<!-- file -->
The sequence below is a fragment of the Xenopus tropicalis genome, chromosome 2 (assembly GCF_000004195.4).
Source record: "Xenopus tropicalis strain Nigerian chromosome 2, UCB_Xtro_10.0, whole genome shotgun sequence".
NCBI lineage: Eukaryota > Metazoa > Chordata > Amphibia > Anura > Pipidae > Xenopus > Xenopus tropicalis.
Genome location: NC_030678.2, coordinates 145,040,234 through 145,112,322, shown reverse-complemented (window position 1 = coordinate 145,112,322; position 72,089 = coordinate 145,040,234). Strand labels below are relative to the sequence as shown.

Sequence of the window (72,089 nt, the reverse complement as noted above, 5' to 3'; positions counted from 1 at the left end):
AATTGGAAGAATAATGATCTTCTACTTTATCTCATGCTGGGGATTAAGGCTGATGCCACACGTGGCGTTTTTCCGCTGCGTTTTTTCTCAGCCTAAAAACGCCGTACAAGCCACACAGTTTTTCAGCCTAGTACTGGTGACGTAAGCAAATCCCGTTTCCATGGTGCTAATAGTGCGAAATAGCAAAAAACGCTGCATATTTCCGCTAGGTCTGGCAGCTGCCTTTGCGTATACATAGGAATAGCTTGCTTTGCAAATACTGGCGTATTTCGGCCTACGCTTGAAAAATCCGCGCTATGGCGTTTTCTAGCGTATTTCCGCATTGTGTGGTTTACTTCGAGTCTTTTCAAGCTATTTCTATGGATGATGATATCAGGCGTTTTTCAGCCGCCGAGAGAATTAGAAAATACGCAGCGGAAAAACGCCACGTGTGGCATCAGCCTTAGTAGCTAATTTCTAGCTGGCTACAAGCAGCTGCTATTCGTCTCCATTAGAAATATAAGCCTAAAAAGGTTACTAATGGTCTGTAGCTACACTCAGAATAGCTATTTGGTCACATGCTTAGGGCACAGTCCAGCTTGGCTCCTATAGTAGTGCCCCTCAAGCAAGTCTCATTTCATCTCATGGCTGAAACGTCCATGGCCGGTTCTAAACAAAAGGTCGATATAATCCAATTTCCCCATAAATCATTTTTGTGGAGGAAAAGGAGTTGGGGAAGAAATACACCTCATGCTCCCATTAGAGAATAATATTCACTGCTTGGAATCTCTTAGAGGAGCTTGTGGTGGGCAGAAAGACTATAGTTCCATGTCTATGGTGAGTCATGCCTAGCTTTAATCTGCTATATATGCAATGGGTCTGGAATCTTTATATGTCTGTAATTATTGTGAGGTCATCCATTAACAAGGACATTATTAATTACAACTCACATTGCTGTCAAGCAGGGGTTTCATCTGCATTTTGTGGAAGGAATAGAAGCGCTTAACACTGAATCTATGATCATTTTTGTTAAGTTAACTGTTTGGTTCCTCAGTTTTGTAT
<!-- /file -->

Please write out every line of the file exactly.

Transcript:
The sequence below is a fragment of the Xenopus tropicalis genome, chromosome 2 (assembly GCF_000004195.4).
Source record: "Xenopus tropicalis strain Nigerian chromosome 2, UCB_Xtro_10.0, whole genome shotgun sequence".
NCBI lineage: Eukaryota > Metazoa > Chordata > Amphibia > Anura > Pipidae > Xenopus > Xenopus tropicalis.
Genome location: NC_030678.2, coordinates 145,040,234 through 145,112,322, shown reverse-complemented (window position 1 = coordinate 145,112,322; position 72,089 = coordinate 145,040,234). Strand labels below are relative to the sequence as shown.

Sequence of the window (72,089 nt, the reverse complement as noted above, 5' to 3'; positions counted from 1 at the left end):
AATTGGAAGAATAATGATCTTCTACTTTATCTCATGCTGGGGATTAAGGCTGATGCCACACGTGGCGTTTTTCCGCTGCGTTTTTTCTCAGCCTAAAAACGCCGTACAAGCCACACAGTTTTTCAGCCTAGTACTGGTGACGTAAGCAAATCCCGTTTCCATGGTGCTAATAGTGCGAAATAGCAAAAAACGCTGCATATTTCCGCTAGGTCTGGCAGCTGCCTTTGCGTATACATAGGAATAGCTTGCTTTGCAAATACTGGCGTATTTCGGCCTACGCTTGAAAAATCCGCGCTATGGCGTTTTCTAGCGTATTTCCGCATTGTGTGGTTTACTTCGAGTCTTTTCAAGCTATTTCTATGGATGATGATATCAGGCGTTTTTCAGCCGCCGAGAGAATTAGAAAATACGCAGCGGAAAAACGCCACGTGTGGCATCAGCCTTAGTAGCTAATTTCTAGCTGGCTACAAGCAGCTGCTATTCGTCTCCATTAGAAATATAAGCCTAAAAAGGTTACTAATGGTCTGTAGCTACACTCAGAATAGCTATTTGGTCACATGCTTAGGGCACAGTCCAGCTTGGCTCCTATAGTAGTGCCCCTCAAGCAAGTCTCATTTCATCTCATGGCTGAAACGTCCATGGCCGGTTCTAAACAAAAGGTCGATATAATCCAATTTCCCCATAAATCATTTTTGTGGAGGAAAAGGAGTTGGGGAAGAAATACACCTCATGCTCCCATTAGAGAATAATATTCACTGCTTGGAATCTCTTAGAGGAGCTTGTGGTGGGCAGAAAGACTATAGTTCCATGTCTATGGTGAGTCATGCCTAGCTTTAATCTGCTATATATGCAATGGGTCTGGAATCTTTATATGTCTGTAATTATTGTGAGGTCATCCATTAACAAGGACATTATTAATTACAACTCACATTGCTGTCAAGCAGGGGTTTCATCTGCATTTTGTGGAAGGAATAGAAGCGCTTAACACTGAATCTATGATCATTTTTGTTAAGTTAACTGTTTGGTTCCTCAGTTTTGTAT